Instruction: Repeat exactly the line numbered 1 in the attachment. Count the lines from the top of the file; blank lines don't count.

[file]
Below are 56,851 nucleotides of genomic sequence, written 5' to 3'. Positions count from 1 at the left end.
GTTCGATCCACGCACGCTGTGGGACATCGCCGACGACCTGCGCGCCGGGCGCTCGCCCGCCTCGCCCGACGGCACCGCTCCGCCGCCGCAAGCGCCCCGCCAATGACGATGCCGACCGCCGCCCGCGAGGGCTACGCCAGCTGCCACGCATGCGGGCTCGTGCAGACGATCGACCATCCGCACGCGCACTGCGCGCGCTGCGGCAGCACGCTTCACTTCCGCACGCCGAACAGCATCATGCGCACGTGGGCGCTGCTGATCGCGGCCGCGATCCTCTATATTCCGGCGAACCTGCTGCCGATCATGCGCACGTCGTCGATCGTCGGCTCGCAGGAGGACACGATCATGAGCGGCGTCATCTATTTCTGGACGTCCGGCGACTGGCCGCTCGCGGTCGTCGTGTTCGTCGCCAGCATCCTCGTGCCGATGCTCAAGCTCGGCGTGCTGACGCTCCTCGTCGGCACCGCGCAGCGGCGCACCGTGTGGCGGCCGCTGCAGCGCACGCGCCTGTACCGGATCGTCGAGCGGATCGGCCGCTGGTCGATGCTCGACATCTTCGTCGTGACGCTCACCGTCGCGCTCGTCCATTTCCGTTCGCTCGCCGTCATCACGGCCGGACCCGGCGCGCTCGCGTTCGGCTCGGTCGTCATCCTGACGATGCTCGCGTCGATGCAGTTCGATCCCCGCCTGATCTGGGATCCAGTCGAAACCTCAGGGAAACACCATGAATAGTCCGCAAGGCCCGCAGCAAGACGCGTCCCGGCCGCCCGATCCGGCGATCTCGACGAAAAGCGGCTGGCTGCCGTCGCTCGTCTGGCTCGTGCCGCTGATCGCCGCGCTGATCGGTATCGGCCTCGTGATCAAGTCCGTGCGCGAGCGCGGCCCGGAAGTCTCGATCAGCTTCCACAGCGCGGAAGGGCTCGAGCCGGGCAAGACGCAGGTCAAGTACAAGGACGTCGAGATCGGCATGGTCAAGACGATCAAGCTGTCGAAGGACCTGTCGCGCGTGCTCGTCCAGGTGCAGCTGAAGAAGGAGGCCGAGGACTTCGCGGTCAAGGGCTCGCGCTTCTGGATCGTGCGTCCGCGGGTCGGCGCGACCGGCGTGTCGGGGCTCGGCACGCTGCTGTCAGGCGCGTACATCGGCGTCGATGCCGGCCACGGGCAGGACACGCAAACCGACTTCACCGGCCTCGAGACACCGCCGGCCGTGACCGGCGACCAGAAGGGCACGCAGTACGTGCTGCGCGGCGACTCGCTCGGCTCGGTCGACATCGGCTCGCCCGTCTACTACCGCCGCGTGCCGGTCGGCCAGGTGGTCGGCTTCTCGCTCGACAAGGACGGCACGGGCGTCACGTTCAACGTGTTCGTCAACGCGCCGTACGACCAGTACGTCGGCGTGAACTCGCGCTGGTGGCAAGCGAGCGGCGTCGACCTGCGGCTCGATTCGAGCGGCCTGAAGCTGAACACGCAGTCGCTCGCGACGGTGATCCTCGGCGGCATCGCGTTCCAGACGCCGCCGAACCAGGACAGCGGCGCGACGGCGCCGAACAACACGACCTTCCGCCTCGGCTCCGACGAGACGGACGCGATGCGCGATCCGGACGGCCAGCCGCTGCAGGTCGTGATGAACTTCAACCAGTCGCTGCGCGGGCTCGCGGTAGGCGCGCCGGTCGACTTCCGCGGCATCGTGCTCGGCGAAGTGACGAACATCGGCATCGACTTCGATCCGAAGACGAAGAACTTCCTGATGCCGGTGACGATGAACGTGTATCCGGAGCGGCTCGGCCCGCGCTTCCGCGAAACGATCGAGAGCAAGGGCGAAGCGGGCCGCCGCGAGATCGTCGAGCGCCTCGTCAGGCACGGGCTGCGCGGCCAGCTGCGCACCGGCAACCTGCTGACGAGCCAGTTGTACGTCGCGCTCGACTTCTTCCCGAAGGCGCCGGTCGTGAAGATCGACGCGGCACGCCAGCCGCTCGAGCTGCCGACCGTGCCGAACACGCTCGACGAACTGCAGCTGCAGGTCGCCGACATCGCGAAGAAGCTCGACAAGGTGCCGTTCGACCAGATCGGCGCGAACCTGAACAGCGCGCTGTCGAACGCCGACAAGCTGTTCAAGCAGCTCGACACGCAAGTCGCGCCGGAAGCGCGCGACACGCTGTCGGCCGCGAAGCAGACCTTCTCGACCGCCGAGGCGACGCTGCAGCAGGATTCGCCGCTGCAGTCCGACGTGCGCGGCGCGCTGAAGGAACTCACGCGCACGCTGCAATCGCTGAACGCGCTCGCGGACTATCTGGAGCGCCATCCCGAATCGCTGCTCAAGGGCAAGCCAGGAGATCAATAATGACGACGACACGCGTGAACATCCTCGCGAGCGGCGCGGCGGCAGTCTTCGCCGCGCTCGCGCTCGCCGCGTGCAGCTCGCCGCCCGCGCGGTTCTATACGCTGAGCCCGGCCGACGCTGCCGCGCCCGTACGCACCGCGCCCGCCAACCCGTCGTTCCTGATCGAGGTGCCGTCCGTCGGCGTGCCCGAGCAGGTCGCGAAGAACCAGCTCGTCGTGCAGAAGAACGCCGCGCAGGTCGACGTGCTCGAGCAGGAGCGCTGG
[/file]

Below are 56,851 nucleotides of genomic sequence, written 5' to 3'. Positions count from 1 at the left end.